We've just seen another attack where a vehicle was used as a weapon. My thoughts are with all those affected by the tragedy.

Many people are wondering how such attacks can be stopped. It's hard for intelligence to detect: a lone terrorist, no communications, no need to acquire weapons or suspicious chemicals. Sensitive facilities, such as airports and transport hubs already have bollards to prevent such attacks. But this doesn't help when ad-hoc crowds form, such as Bastille Day.

Could technical controls in vehicles prevent such attacks? A vaguely similar approach is used in high-quality colour printers to stop counterfeiting. Indeed, many cars have a number of sensors that can detect collisions, and some already take automatic action to avoid collisions.

It's not clear if these would stop a terrorist: perhaps they would stop a drunk driver mowing down a crowd, but a terrorist will try to disable the safety feature. And there are new safety risks if we prevent drivers overriding such systems: they may prevent a driver taking desperate action to avoid a tragedy.

To keep this question in line with Stack Exchange rules: answers must be evidence based, and focus on the question: Can technical controls prevent vehicle ramming attacks? This is not the place for open-ended discussion of vehicle safety or terrorism.

  • I don't see it mentioned elsewhere, but collision avoidance is already present in many new vehicles. Easy to get hold of a vehicle without it, and probably easy to disable though. This doesn't need to be specifically targeted at terrorism. Jul 16, 2016 at 7:55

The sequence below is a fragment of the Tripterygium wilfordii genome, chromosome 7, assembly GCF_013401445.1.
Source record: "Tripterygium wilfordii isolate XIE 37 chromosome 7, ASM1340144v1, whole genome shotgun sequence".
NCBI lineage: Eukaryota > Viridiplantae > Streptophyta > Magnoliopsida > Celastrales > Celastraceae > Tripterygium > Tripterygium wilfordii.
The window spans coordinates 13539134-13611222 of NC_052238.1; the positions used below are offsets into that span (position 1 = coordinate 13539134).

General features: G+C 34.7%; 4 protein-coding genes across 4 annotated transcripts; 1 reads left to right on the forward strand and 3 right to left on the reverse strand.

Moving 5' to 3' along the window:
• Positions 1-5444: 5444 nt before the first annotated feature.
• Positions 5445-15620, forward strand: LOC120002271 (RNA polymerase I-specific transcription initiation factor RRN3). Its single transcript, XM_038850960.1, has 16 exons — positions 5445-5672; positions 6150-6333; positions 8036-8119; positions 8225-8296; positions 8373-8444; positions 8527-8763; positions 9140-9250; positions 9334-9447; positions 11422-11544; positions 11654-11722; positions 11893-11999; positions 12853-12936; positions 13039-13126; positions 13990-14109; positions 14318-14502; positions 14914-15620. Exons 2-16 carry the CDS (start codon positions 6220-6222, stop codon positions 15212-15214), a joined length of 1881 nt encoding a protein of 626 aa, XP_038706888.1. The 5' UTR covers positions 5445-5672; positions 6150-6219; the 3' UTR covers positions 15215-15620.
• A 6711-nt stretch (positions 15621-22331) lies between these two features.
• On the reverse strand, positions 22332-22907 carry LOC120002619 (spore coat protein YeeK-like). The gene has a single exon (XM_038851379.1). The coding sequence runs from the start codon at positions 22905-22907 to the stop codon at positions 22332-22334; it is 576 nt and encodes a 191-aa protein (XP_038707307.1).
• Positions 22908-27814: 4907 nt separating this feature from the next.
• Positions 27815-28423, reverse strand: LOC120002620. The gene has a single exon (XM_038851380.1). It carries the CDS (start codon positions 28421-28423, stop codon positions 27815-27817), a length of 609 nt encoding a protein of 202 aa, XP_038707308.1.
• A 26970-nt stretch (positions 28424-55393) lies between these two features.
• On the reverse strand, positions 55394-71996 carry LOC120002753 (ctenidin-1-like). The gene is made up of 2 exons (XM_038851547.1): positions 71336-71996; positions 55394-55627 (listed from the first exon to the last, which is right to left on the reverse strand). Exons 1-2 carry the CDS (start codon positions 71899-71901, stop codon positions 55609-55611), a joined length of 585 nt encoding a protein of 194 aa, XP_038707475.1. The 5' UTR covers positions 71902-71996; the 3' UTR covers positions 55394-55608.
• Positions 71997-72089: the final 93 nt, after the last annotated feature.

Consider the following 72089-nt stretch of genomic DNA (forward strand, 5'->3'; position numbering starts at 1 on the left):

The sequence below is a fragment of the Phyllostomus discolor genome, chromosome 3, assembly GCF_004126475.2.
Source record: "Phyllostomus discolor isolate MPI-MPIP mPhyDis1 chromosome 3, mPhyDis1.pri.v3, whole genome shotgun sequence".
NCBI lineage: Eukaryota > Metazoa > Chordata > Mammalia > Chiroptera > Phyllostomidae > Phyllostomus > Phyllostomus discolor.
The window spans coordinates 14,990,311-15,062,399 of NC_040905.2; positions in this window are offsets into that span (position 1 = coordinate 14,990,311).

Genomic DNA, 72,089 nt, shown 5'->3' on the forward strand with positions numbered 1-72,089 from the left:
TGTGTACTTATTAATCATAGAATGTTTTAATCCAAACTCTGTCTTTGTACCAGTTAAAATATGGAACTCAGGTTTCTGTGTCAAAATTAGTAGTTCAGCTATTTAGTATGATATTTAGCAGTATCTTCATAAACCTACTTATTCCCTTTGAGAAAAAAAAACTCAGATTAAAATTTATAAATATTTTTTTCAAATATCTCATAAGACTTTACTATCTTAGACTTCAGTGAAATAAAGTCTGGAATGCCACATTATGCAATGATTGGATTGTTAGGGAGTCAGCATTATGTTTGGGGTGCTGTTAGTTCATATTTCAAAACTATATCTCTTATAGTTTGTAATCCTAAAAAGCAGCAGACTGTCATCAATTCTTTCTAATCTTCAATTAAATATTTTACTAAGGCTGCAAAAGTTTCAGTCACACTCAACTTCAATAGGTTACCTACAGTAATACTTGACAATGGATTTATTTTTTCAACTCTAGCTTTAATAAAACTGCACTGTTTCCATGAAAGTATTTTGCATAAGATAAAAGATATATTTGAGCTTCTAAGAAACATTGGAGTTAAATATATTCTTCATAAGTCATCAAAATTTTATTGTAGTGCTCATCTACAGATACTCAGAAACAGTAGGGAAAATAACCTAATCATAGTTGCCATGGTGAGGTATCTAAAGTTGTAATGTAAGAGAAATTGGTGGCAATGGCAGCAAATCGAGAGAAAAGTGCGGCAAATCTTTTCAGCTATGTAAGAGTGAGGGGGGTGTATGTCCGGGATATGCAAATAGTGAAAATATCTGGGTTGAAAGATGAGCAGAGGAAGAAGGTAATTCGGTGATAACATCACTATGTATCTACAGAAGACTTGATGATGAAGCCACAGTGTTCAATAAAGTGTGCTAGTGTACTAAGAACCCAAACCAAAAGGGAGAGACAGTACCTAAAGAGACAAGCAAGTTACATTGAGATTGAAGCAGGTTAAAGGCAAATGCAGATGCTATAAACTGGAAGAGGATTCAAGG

• Call me a cynic, but I don't think targeted attacks can be stopped by tech. If you don't take away the source of their motivation, people will always find a way to harm others if they really want to.
    – Jacco
    Jul 17, 2016 at 12:49

4 Answers 4


Bollards are the traditional approach. Normally to prevent vehicles from attacking high-value targets such as banks, embassies, etc.


In this shot in Istanbul, they protect sidewalks.


They can be disguised as flower boxes, benches, street lights, garbage bins, etc, etc. The important part is to make sure there are no gaps... and that they're not run-of-the-mill street furniture, but genuinely tough enough to stop a truck.

For the situation in France, it might have given people who ran off the street some immediate protection, and may have stopped the truck before it could do much more harm.

It might not be high tech, but low tech is a kind of tech.

Looking at Google streetview, the location had no protections at all: https://goo.gl/maps/KjuXwxHHnM62

  • 1
    Sensitive facilities, such as airports and transport hubs already have bollards to prevent such attacks. But this doesn't help when ad-hoc crowds form, such as Bastille Day.
    – paj28
    Jul 16, 2016 at 6:25
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    See the photo of the Istanbul street, and also notice they use them on parts of the Promenade: goo.gl/maps/GYgnhMAft3F2
    – mgjk
    Jul 16, 2016 at 12:08
  • Ok, thanks. I had originally written off bollards because you can't have them everywhere. But hey, every defence has its flaws. Bollards hit the sweet spot of fairly decent protection without excessive interference.
    – paj28
    Jul 18, 2016 at 10:32
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    Concrete Jersey barriers are mobile and can be as effective as bollards. I don't have technical details, so I'm not going to post this as an answer.
    – A. Darwin
    Jul 24, 2016 at 8:35